String-like objects in relativistic theories, such as the strings used in some models of interactions between quarks, or those used in the modern string theory, also possess tension. These strings are analyzed in terms of their world sheet, and the energy is then typically proportional to the length of the string. As a result, the tension in such strings is independent of the amount of stretching.


People experience tension headache symptoms differently. Some people describe tension headache pain as feeling like someone (or something) is squeezing both sides of their head together or a band around their head.


People with chronic tension-type headaches can have symptoms that last for months at a time. Pain may stay at the same level of discomfort for days. While uncommon, these headaches can take a toll on your quality of life.


Sometimes tension-type headaches may be a sign of an underlying disorder such as thyroid disease or an underlying tumor or a primary headache disorder, such as chronic migraine or new daily persistent headache. Anyone over age 50 with a new onset headache should see their doctor for an evaluation .


Researchers have yet to uncover how to prevent all headaches. If you experience chronic tension-type headaches or frequent tension-type headaches certain medications may stop some headaches before they start. These are antidepressants such as amitriptyline or venlafaxine or duloxetine. These work on the pain centers in the brain.


Overall, lifestyle changes and reducing your response to stress is the best way to prevent tension headaches. The most effective stress management tool is the one that fits into your life and you feel good using. You may want to try:


Tension headaches are the most common type of headache. Stress and muscle tension are often factors in these headaches. Tension headaches typically don't cause nausea, vomiting, or sensitivity to light. They do cause a steady ache, rather than a throbbing one, and tend to affect both sides of the head. Tension headaches may be chronic, occurring often, or every day.


The exact mechanism that causes a tension headache is not known. Several factors, such as genetics and environment, are thought to be involved. Muscle contractions in the head and neck are considered a major factor in the development of a tension headache. Some people get tension headaches in response to stressful events or hectic days.


If the history suggests tension headaches and the neurological exam is normal, no further testing may be needed. But, if the headache is not found to be the main problem, then other tests may be needed to determine the cause such as:


Identifying and avoiding headache triggers may prevent a tension headache. Maintaining a regular sleep, exercise, and meal schedule is also helpful. If tension headaches occur regularly or frequently, therapies such as cognitive-behavioral therapy, relaxation therapy, or biofeedback may reduce or eliminate headaches. Talk to your healthcare provider about medicines to prevent tension headaches.


Research suggests that infrequent tension headaches may be caused by the activation of hyperexcitable peripheral afferent neurons. These are specialized neurons, or nerve cells, that relay sensory information from pain receptors in the body to the brain.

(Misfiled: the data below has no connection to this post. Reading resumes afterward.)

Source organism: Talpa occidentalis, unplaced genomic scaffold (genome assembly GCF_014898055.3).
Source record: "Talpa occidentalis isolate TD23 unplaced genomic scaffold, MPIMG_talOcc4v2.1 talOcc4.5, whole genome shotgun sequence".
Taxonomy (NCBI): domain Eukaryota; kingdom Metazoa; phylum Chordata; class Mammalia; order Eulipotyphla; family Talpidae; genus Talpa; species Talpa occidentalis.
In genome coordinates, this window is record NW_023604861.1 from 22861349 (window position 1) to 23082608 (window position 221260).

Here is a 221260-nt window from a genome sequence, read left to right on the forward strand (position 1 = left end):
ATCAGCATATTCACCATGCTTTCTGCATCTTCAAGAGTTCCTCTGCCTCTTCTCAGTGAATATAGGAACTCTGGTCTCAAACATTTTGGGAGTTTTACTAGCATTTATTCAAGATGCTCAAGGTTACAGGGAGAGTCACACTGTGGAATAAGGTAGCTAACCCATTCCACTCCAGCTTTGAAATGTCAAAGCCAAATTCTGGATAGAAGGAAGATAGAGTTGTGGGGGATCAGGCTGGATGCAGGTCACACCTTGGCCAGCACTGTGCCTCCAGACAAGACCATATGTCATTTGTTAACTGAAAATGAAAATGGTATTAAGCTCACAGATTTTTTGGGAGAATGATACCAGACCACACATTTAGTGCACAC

In cases of intense pain, you might confuse your tension headache with migraine. This is a type of headache that causes throbbing pain on one or both sides of your head. Migraines are moderate to severe in intensity, while tension headaches are mild to moderate. Migraines can also be worsened by physical activity, while tension headaches cannot.


Hunger and lack of sleep are two common triggers for tension headaches. If you are experiencing a tension headache, check in with yourself about when you last ate and slept. A snack or a nap can help turn things around if your body needs it.


If none of those strategies work, then you can take over-the-counter (OTC) pain medications, such as ibuprofen or aspirin, to get rid of a tension headache. However, these should only be used occasionally.


Pneumothorax is when air collects in between the parietal and viscera pleurae resulting in lung collapse. It can happen secondary to trauma (traumatic pneumothorax). When mediastinal shifts accompany it, it is called a tension pneumothorax. This is a life-threatening emergency that needs urgent management. Early recognition of this condition is life-saving both outside the hospital and in modern ITUs. Knowledge of necessary emergency thoracic decompression procedures is essential for all healthcare professionals. This activity reviews the presentation of tension and traumatic pneumothoraces, outlines evaluation and management strategies, and highlights the importance of early intervention and the role of the interprofessional team in evaluating and improving care for patients with this condition.


Objectives:Identify the pathophysiology of tension pneumothorax.Describe the appropriate evaluation of tension pneumothorax.Review the management options available for tension pneumothorax.Explain the importance of improving care coordination among interprofessional team members to provide the best outcomes for patients with tension pneumothorax.Access free multiple choice questions on this topic. 041b061a72